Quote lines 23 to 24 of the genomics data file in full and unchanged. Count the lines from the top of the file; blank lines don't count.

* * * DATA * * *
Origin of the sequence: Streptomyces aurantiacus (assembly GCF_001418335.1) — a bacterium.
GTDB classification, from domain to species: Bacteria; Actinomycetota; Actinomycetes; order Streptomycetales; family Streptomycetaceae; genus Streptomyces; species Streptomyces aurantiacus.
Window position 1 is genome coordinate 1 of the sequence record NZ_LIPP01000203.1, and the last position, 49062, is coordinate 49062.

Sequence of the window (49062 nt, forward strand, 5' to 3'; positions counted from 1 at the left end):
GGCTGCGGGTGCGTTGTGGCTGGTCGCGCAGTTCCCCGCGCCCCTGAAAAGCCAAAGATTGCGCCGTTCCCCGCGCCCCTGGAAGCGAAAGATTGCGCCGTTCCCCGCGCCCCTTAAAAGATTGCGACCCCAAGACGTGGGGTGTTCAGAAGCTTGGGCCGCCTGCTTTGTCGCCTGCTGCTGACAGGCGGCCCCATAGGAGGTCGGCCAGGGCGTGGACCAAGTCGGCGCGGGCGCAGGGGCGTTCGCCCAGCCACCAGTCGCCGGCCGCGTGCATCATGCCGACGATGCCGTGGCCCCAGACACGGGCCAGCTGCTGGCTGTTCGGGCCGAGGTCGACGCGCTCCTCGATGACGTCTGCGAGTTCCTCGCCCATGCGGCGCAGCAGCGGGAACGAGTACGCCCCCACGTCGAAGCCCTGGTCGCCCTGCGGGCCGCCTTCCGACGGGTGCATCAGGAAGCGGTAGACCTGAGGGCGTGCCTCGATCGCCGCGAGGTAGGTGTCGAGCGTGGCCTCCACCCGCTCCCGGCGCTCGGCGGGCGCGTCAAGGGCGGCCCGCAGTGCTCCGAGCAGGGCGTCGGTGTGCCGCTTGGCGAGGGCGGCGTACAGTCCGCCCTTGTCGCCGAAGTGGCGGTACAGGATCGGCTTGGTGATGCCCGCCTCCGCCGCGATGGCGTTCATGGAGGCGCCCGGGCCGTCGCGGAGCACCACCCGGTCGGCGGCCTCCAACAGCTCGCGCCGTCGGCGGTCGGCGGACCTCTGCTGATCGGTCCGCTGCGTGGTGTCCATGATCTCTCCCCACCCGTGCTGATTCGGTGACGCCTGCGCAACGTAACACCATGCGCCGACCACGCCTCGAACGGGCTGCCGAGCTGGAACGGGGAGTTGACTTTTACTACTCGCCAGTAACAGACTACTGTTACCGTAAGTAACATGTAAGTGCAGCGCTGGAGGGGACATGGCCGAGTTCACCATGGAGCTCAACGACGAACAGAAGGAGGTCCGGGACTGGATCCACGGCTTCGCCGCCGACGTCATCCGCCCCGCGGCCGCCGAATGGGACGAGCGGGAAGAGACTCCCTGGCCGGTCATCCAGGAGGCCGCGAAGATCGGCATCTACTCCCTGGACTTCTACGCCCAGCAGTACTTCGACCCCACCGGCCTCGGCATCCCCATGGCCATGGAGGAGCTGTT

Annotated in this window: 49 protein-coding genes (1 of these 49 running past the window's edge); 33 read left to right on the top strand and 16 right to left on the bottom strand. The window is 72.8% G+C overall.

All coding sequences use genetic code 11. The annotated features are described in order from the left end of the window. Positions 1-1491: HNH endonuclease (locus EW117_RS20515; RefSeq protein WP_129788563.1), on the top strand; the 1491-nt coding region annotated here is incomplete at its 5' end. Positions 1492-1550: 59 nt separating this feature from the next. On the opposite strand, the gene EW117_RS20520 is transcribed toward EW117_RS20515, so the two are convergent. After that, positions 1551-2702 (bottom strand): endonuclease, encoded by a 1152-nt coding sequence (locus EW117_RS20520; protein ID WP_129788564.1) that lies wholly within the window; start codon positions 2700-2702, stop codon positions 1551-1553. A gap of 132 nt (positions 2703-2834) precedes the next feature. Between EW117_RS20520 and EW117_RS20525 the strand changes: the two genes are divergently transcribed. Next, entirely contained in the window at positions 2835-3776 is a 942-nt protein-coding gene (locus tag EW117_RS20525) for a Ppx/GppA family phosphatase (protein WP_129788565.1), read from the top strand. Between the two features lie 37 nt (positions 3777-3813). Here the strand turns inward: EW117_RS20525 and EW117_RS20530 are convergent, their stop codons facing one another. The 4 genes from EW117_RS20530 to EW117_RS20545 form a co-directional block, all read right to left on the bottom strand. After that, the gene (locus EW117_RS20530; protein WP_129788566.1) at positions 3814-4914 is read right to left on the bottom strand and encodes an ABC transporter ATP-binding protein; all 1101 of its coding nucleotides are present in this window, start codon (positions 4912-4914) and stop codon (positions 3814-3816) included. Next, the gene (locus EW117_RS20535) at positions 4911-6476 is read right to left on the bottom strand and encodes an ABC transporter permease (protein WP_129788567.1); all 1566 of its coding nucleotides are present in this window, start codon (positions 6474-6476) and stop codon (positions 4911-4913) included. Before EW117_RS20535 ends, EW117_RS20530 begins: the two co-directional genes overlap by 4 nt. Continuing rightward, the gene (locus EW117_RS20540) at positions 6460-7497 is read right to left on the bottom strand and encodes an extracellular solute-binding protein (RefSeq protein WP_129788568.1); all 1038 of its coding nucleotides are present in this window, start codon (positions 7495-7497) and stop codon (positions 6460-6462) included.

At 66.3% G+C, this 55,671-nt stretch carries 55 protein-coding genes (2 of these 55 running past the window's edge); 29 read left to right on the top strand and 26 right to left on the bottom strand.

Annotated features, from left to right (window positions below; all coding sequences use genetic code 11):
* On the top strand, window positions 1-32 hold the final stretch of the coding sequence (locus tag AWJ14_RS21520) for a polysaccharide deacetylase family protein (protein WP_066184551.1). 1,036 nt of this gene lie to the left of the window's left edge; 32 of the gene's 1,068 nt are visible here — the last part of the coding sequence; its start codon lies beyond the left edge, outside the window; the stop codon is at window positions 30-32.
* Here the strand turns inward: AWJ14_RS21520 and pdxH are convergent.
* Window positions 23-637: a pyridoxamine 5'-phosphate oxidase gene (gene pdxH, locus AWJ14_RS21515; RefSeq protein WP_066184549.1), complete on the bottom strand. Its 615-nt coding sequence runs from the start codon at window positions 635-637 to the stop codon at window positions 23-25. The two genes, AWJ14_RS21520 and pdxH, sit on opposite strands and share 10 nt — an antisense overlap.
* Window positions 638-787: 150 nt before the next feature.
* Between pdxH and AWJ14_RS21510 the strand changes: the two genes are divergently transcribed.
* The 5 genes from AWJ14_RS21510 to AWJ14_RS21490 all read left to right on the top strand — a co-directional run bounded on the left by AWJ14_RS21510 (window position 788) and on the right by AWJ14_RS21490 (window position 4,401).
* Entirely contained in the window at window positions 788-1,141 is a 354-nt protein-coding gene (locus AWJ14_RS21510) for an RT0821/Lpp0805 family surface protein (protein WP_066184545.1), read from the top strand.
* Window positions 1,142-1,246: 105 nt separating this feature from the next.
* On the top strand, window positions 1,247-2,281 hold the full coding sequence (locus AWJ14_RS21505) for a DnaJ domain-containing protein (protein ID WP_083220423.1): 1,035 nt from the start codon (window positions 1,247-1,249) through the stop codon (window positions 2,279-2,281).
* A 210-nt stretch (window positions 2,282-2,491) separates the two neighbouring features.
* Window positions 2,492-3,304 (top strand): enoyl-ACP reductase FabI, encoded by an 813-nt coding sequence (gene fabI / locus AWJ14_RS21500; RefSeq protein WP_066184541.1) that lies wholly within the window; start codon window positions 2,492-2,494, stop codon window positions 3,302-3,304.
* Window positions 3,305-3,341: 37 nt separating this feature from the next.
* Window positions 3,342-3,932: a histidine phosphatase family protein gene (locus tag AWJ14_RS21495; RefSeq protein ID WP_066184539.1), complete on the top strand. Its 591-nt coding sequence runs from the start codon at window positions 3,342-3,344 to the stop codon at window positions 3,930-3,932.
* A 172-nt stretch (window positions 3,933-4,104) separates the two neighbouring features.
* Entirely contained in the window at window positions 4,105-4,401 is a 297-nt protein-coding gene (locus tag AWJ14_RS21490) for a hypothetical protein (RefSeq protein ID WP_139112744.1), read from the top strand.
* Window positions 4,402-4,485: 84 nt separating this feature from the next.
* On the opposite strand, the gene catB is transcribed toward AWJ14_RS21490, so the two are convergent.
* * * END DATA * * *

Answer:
* A 172-nt stretch (window positions 3,933-4,104) separates the two neighbouring features.
* Entirely contained in the window at window positions 4,105-4,401 is a 297-nt protein-coding gene (locus tag AWJ14_RS21490) for a hypothetical protein (RefSeq protein ID WP_139112744.1), read from the top strand.